Day 4 – Day of Diving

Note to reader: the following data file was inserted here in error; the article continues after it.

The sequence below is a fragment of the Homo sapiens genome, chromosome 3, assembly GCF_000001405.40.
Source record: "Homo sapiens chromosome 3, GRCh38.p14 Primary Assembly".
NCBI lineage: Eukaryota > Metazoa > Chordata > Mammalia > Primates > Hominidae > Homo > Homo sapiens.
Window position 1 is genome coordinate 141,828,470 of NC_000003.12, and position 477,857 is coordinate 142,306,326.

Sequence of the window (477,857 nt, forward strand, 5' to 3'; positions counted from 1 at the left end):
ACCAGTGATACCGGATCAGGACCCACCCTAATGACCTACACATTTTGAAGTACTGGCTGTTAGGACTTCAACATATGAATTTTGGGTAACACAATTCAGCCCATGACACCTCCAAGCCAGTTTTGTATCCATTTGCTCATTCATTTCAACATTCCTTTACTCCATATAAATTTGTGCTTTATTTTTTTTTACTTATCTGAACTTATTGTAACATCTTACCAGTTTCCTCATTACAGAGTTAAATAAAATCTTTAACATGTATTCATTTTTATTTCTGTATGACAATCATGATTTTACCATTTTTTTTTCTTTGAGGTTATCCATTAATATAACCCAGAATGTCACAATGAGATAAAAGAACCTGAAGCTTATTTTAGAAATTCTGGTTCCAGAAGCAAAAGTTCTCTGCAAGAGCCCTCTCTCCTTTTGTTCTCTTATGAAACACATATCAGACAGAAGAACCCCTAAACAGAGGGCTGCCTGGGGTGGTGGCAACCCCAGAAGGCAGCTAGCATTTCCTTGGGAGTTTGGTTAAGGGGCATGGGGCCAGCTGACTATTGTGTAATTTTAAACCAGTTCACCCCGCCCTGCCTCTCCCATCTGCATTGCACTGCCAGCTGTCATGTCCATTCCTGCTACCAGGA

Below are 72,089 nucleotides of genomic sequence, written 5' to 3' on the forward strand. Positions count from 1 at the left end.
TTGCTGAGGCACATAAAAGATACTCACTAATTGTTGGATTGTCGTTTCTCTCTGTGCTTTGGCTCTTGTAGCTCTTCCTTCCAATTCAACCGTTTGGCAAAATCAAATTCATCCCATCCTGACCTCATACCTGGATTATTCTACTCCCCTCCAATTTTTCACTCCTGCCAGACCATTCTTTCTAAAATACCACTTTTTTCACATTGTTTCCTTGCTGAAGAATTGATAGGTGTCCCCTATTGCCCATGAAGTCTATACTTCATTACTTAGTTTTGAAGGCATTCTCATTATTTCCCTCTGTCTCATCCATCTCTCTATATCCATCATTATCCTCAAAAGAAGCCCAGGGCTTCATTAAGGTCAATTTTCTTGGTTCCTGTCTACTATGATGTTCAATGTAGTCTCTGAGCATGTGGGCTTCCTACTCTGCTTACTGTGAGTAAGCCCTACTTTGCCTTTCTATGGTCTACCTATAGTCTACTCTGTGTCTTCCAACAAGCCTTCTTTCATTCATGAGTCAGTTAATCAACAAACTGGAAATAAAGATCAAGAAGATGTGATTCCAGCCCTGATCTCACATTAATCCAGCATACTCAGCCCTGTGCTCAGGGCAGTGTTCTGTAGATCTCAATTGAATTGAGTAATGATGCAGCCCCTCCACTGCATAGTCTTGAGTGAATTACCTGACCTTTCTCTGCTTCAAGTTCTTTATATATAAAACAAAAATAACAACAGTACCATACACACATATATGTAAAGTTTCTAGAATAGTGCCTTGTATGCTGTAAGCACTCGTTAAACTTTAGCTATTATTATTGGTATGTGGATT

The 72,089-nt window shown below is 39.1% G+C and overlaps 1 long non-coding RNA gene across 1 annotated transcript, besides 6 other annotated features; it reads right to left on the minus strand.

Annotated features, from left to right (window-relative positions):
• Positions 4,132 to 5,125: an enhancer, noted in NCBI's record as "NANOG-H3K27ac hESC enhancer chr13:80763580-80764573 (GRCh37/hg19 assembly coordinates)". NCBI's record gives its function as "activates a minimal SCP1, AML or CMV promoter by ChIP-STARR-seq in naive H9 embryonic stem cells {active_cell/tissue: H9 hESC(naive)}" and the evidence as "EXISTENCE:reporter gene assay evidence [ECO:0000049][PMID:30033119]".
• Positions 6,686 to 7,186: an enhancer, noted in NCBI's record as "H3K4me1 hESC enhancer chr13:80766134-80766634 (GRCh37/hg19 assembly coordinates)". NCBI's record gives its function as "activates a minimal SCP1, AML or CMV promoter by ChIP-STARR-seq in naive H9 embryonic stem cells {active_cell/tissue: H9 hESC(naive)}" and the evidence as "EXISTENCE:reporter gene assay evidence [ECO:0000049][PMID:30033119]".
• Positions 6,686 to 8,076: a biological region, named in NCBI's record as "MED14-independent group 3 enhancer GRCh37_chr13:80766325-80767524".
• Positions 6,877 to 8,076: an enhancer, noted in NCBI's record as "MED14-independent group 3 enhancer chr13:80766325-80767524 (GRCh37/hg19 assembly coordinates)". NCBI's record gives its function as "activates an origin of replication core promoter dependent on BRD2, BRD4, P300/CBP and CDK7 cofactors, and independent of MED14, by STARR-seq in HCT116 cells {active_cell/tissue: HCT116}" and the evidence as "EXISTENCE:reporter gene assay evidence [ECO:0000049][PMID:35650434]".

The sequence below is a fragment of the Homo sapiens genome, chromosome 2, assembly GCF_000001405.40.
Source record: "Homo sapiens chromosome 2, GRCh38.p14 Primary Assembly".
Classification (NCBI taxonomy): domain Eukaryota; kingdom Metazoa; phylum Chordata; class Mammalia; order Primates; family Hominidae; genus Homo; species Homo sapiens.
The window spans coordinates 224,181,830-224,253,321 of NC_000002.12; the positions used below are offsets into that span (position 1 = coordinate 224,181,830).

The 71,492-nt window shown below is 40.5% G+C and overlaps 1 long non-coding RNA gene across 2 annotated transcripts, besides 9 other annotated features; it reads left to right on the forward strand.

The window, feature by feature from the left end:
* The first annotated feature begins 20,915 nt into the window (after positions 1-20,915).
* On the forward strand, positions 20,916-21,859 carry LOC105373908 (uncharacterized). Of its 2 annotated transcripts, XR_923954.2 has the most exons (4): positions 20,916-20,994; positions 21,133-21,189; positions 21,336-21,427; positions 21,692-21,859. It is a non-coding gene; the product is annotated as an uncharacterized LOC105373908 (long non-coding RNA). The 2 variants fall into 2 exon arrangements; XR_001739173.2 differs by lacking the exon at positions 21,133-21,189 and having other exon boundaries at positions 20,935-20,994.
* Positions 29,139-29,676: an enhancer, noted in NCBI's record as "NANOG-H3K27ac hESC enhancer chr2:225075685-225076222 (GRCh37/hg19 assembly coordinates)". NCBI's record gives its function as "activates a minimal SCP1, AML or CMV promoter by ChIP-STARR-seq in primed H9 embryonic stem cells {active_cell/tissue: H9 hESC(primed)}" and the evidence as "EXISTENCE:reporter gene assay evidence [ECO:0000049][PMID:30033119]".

Day 4 started very bright and early for Jack and me. Alarms blaring at 6, Jack woke me up and we both put on our running clothes in a groggy haze. Luckily, I couldn’t think straight and didn’t understand what I was getting myself into when Casey told us we would be hill running, otherwise I would have convinced myself I didn’t need a run and would have gone back to bed. After a grueling workout, we needed to shower, but our shower was conveniently not working! We hitched a shower at a neighbors cabin and went off to a hearty breakfast, which would be much needed after run and with a long day ahead of us. After packing the dive gear and preparing to leave, we left for the best diving day of the trip. Waiting in anticipation during the 30 min boat ride, we arrived at a lonely island where a proposed shark hot spot was located. Casey quickly briefed us about our dive and we got in the water, descending to about 60 feet. The reef flourished with healthy corals and an abundance of fish, most likely due to its distance from populated areas. Immediately the group saw a reef shark, sparking everyone’s interests and excitement. Collectively, 4 reef sharks and countless rare or magnificent fish were spotted during our 40 minute dive, and I can easily say at that moment I was struck with a lingering awe, but God had plans for us to see much greater for things today, as we found out. Mr. Steve the Scuba Man trolled the boat to the backside of the island we just dove and moored to a buoy while we waited for our nitrogen levels to drop so we could dive the sight now below us; wreck alley and deep chromis. A few guys almost lost their stomachs, but unfortunately Jack Kelley kept his sea sickness at bay and we didn’t get to see a fish feeding frenzy :(. Another quick brief and we were off to dive. This site resembled the first but did not have sharks. We dove around a bit at 50 feet and decided to cross over a tug boat wreck, and that’s when everyone stopped. An enormous fish loomed over the boat, towering us. This fish was as big as me with 5 times the girth and had a big ugly face of the Goliath grouper. Goliath grouper live In very deep, dark waters, sluggishly moving and hiding, so witnessing this was a once in a lifetime experience. I could not comprehend the size of what would seem to be a normal size fish from far away. After our minds were blown, we went to a nearby resort for the best fish and chips in the Caribbean, so, predictably, I ordered double. Stuffed to our necks, I assumed I would be able to take my daily siesta, which usually happens around 2 at school. They did not allow me to maintain my schedule, and we set off to snorkel sea grasses and observe a different type of habitat. The grasses were loaded with turtles and rays, and occasionally your average cuda. Everyone climbed aboard and the Day of diving was over, so we showered and went to mass. The priest was Russian so I was thoroughly confused, but the sermon was good nonetheless. We went back, ate, and collectively prepared our plan of attack for tomorrow’s big day.